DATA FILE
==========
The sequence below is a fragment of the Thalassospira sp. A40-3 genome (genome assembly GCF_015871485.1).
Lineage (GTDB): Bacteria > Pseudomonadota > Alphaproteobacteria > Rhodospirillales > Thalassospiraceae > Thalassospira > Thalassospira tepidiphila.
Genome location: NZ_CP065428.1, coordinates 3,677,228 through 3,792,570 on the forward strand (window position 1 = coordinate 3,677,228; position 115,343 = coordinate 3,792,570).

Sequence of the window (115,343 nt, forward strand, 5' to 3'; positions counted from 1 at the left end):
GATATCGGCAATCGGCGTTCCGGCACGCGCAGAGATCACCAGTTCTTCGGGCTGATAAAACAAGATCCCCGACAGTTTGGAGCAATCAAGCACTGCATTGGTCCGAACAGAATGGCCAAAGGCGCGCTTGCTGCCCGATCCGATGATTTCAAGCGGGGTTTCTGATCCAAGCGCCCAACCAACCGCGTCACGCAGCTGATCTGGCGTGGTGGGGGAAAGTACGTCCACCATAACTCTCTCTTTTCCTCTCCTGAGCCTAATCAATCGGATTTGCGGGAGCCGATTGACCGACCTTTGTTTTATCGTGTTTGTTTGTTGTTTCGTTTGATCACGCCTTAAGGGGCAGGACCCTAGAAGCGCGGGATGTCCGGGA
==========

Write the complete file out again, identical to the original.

The sequence below is a fragment of the Thalassospira sp. A40-3 genome (genome assembly GCF_015871485.1).
Lineage (GTDB): Bacteria > Pseudomonadota > Alphaproteobacteria > Rhodospirillales > Thalassospiraceae > Thalassospira > Thalassospira tepidiphila.
Genome location: NZ_CP065428.1, coordinates 3,677,228 through 3,792,570 on the forward strand (window position 1 = coordinate 3,677,228; position 115,343 = coordinate 3,792,570).

Sequence of the window (115,343 nt, forward strand, 5' to 3'; positions counted from 1 at the left end):
GATATCGGCAATCGGCGTTCCGGCACGCGCAGAGATCACCAGTTCTTCGGGCTGATAAAACAAGATCCCCGACAGTTTGGAGCAATCAAGCACTGCATTGGTCCGAACAGAATGGCCAAAGGCGCGCTTGCTGCCCGATCCGATGATTTCAAGCGGGGTTTCTGATCCAAGCGCCCAACCAACCGCGTCACGCAGCTGATCTGGCGTGGTGGGGGAAAGTACGTCCACCATAACTCTCTCTTTTCCTCTCCTGAGCCTAATCAATCGGATTTGCGGGAGCCGATTGACCGACCTTTGTTTTATCGTGTTTGTTTGTTGTTTCGTTTGATCACGCCTTAAGGGGCAGGACCCTAGAAGCGCGGGATGTCCGGGA